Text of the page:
Reliability of KRAS mutation testing in metastatic colorectal cancer patients across five laboratories

Heather Spencer Feigelson, Katrina A.B. Goddard, Monique A. Johnson, Kellyan C. Funk, Alanna Kulchak Rahm, Tia L. Kauffman, Dhananjay A. Chitale, Loic Le Marchand, C. Sue Richards

Research output: Contribution to journalArticlepeer-review

5 Scopus citations


Background: Mutations in the KRAS gene are associated with poor response to epidermal growth factor receptor inhibitors used in the treatment of metastatic colorectal cancer. Factors influencing KRAS test results in tumor specimens include: tumor heterogeneity, sample handling, slide preparation, techniques for tumor enrichment, DNA preparation, assay design and sensitivity. We evaluated comparability and consistency of KRAS test results among five laboratories currently being used to determine KRAS mutation status of metastatic colorectal cancer specimens in a large, multi-center observational study. Findings: Twenty formalin-fixed paraffin-embedded human colorectal cancer samples from colon resections previously tested for KRAS mutations were selected based on mutation status (6 wild type, 8 codon 12 mutations, and 6 codon 13 mutations). We found good agreement across laboratories despite differences in mutation detection methods. Eighteen of twenty samples (90%) were concordant across all five labs. Discordant results are likely not due to laboratory error, but instead to tumor heterogeneity, contamination of the tumor sample with normal tissue, or analytic factors affecting assay sensitivity. Conclusions: Our results indicate commercial and academic laboratories provide reliable results for the common KRAS gene mutations at codons 12 and 13 when an adequate percentage of tumor cells is present in the sample.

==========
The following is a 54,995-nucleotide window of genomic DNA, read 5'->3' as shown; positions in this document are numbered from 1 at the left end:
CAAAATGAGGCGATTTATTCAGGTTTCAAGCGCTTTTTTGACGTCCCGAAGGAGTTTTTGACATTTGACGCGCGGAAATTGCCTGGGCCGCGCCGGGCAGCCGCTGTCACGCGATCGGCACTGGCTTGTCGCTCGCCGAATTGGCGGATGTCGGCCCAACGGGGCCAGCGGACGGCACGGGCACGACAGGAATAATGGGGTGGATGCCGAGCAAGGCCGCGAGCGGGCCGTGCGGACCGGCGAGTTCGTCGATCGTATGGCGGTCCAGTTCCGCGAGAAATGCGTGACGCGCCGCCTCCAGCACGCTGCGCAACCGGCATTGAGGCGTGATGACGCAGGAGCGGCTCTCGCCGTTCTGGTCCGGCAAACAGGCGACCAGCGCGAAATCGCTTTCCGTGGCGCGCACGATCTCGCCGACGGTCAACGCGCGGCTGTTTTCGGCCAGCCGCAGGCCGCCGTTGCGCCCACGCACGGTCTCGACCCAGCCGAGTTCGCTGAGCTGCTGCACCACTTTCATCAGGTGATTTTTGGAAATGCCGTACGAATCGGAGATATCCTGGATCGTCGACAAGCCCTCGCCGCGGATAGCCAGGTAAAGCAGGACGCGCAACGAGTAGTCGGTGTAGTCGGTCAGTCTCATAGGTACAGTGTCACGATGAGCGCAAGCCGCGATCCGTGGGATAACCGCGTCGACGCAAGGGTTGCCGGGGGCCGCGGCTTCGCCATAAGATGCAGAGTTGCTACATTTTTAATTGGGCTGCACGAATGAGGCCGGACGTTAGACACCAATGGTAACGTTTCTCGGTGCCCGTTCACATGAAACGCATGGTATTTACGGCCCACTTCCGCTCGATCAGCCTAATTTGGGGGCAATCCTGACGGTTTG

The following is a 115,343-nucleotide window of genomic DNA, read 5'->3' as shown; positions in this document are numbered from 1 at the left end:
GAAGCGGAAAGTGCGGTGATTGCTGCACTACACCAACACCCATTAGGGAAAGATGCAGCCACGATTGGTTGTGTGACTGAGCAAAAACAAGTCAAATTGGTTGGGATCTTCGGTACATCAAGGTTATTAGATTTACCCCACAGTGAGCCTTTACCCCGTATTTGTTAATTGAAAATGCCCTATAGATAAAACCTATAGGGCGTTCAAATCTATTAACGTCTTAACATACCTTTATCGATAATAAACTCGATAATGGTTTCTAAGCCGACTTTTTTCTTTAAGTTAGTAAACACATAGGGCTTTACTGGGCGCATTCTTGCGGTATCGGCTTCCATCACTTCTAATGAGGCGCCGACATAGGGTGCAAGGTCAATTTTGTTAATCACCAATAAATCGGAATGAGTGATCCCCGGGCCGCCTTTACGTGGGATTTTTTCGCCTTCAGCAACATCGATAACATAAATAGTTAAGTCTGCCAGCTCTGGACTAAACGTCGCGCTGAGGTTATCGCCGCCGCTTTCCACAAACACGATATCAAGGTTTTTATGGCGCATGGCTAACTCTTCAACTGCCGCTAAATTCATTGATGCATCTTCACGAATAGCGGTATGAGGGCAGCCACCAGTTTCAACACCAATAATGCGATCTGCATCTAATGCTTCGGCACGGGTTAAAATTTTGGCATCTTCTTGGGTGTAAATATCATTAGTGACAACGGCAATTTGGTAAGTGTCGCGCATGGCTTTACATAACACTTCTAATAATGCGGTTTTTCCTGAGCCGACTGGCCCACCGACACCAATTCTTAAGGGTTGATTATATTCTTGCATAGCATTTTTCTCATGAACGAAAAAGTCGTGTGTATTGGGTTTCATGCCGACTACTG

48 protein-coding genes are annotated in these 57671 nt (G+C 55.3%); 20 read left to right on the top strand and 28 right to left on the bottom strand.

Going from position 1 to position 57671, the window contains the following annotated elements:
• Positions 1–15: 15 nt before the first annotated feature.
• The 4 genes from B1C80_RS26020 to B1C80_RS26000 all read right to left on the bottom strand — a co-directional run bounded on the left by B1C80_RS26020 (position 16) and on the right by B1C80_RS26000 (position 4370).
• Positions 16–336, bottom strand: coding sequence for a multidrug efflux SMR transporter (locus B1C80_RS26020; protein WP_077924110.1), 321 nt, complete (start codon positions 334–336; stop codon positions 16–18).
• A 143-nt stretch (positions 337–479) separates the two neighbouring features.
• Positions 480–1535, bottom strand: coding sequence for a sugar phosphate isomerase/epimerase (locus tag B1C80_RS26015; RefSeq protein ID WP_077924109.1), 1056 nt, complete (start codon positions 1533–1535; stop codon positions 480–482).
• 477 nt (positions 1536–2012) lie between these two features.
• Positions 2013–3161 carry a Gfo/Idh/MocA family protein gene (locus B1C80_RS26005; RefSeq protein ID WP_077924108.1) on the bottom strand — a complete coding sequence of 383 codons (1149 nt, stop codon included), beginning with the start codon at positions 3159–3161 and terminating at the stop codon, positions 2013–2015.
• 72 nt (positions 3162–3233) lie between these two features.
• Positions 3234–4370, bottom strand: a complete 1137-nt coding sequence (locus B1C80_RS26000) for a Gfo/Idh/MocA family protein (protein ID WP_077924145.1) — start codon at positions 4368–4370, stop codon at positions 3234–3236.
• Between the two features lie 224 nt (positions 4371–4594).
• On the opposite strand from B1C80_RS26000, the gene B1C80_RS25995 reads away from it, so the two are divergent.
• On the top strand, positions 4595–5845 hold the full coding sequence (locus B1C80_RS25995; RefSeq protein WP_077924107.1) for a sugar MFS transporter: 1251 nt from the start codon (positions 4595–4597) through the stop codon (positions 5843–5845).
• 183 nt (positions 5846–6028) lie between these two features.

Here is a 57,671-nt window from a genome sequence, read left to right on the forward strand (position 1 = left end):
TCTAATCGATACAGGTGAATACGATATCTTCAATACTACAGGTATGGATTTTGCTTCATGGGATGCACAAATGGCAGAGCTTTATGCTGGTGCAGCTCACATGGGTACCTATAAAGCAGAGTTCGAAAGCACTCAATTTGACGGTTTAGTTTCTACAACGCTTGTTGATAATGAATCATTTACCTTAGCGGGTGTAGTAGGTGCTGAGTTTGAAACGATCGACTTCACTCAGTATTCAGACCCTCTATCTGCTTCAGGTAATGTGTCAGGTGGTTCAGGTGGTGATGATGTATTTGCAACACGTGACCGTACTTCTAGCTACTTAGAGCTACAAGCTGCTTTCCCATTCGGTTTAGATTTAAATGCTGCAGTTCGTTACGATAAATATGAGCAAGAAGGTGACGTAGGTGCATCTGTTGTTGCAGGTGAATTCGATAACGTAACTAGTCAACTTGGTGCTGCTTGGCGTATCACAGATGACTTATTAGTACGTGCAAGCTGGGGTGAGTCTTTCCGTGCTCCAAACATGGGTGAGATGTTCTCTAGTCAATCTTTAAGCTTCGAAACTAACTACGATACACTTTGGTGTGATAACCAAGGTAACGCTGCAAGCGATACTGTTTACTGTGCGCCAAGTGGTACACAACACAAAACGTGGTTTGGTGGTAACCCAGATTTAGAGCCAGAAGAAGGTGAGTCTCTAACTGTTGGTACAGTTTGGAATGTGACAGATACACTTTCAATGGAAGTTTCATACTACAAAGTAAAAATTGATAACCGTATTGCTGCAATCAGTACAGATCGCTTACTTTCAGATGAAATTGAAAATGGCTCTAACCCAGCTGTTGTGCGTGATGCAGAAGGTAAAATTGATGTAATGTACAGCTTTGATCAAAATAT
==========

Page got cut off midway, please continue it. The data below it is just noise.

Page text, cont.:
Original languageEnglish (US)
Article number196
JournalBMC Research Notes
StatePublished - 2012


  • Colorectal cancer
  • EGFR
  • KRAS
  • Laboratory error

ASJC Scopus subject areas

  • Biochemistry, Genetics and Molecular Biology(all)


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